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The Withing Project: The Short Version

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A lot of people have been asking me, “So, what’s the story with this Withing Project thing?”
So, The Story:
The Beginning: 
Two years ago, I went to visit patient at her house.  She was on our palliative care service at Evergreen, and I was going to see her because her pain was out of control. I packed up my black bag — I actually use one of those! — and grabbed my stethoscope.


She was 42, had liver cancer, and was in a lot of pain. We talked for a long time about all kinds of things, but one thing she said really stuck with me. “When some people are with me,” she said, “it’s like being with me is an action all by itself. It’s as if for them, WITH is a VERB.”

A few months later, a neuroscientist friend of mine showed me early data from a study being done at the University of Washington’s brain imaging lab.  The data seemed to show something I could hardly believe: it appeared from the data  that a visual stimulus seen by one person can affect the blood flow in the visual cortex of another person who was down the hall in an MRI.

Brain Image

I was floored.  I couldn’t stop thinking about the data I’d seen, and I wondered if this might be some sort of evidence — real evidence — of  entanglement between brains. Was that what my patient had been talking about?  Were those brains  “withing” ?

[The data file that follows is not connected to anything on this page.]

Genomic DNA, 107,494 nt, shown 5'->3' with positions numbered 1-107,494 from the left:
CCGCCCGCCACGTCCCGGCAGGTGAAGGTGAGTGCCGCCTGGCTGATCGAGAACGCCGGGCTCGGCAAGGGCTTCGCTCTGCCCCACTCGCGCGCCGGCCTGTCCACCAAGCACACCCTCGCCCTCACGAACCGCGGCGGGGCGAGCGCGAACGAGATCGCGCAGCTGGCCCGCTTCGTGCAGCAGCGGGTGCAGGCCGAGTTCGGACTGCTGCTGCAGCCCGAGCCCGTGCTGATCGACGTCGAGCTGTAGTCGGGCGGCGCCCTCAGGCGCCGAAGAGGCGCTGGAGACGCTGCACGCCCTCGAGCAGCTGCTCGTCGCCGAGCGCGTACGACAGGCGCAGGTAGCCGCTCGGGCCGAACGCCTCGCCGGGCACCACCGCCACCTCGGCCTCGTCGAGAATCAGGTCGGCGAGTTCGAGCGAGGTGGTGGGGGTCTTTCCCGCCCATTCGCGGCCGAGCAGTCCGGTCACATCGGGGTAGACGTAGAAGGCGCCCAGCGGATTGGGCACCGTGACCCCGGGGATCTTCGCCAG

The Middle:  I’m a doctor, but I’m also a singer, composer, violinist and a generally impatient person. And I just couldn’t wait for the data to be published to begin to ask this question, to wrestle with it, and to wonder about it as a doctor and an artist.  So  I figured I’d better do what a person does in a situation like this: I’d better write a show.

But of course I couldn’t do it alone. I spent the next year thinking and talking and writing and interviewing people, and tossing around this question with other musicians, dancers, artists, doctors, nurses, teachers, neighbors, scientists, and actors, and even a few very patient friends and family members: “What’s really going on when we’re with each other?”

By January of this year, I’d saved up a lot of vacation,  and took off two months from work to write words and music. The Withing Project had already received  two grants, one from the City of Seattle, and one from King County4Culture, so I had some encouragement.

By the middle of March we had a script and score:

we had a name,







and then we had a website:

And most exciting of all, over the months we’d formed a company of 32 professional actors, dancers, singers, and scientists:

 Cathy Madden headshotHeadshot Coleman Pester TWPYesenia Iglesiascorrie befortThomasaEckertWithing1Philip_Tschopp B&W HeadshotMadeline BersaminaBethGraczykHeadshotRTRich Eckertellis_sunamHope WechkinJonathan-Shue-
Closing in on the End, Part I:


We’re now closing in on the first chapter of preparations for The Withing Project.  Rehearsals for the world premiere in Seattle start in earnest next week, our fundraising campaign is going strong (and welcoming new supporters!) as we pass the 50% mark on our way to the minimum goal of $12,000 that we must  raise in order to receive any funding at all:


and we’ve started selling tickets for the performances November 19-22:
That’s the story, so far.  We have a company of thirty-two performers, a full crew of designers, technicians, scientists,  videographers, photographers and a director. And we’re ready to go.


Now, we can’t wait for you to be with us.


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